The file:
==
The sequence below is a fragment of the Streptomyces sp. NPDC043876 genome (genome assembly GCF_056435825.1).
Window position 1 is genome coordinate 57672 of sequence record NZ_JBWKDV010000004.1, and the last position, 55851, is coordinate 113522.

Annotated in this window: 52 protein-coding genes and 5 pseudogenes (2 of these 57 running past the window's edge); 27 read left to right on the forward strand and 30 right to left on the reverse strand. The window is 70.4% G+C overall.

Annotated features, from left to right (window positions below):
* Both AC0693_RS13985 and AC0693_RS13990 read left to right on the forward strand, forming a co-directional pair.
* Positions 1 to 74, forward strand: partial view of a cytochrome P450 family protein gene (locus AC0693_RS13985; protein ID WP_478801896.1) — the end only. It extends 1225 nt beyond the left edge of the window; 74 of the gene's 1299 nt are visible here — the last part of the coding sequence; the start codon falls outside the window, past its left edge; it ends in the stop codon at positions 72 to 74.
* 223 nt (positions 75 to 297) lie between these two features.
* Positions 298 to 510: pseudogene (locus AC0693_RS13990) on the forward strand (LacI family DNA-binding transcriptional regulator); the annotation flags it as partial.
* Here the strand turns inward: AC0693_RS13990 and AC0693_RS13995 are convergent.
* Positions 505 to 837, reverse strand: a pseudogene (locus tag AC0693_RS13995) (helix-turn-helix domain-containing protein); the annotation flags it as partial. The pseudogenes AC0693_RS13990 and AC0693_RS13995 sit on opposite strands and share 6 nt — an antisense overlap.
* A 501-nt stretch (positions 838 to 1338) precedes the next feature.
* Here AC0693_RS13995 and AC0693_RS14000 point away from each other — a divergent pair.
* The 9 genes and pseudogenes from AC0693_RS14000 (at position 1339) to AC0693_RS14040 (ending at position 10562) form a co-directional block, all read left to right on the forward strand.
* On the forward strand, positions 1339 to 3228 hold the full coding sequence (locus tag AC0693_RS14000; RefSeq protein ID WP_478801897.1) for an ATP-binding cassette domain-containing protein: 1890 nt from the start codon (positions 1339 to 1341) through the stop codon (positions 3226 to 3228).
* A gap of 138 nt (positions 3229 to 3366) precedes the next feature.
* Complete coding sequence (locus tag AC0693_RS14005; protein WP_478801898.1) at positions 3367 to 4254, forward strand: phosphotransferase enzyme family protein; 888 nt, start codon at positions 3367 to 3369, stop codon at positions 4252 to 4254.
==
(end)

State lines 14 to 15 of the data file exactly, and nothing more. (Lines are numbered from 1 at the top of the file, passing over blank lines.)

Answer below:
* On the forward strand, positions 1339 to 3228 hold the full coding sequence (locus tag AC0693_RS14000; RefSeq protein ID WP_478801897.1) for an ATP-binding cassette domain-containing protein: 1890 nt from the start codon (positions 1339 to 1341) through the stop codon (positions 3226 to 3228).
* A gap of 138 nt (positions 3229 to 3366) precedes the next feature.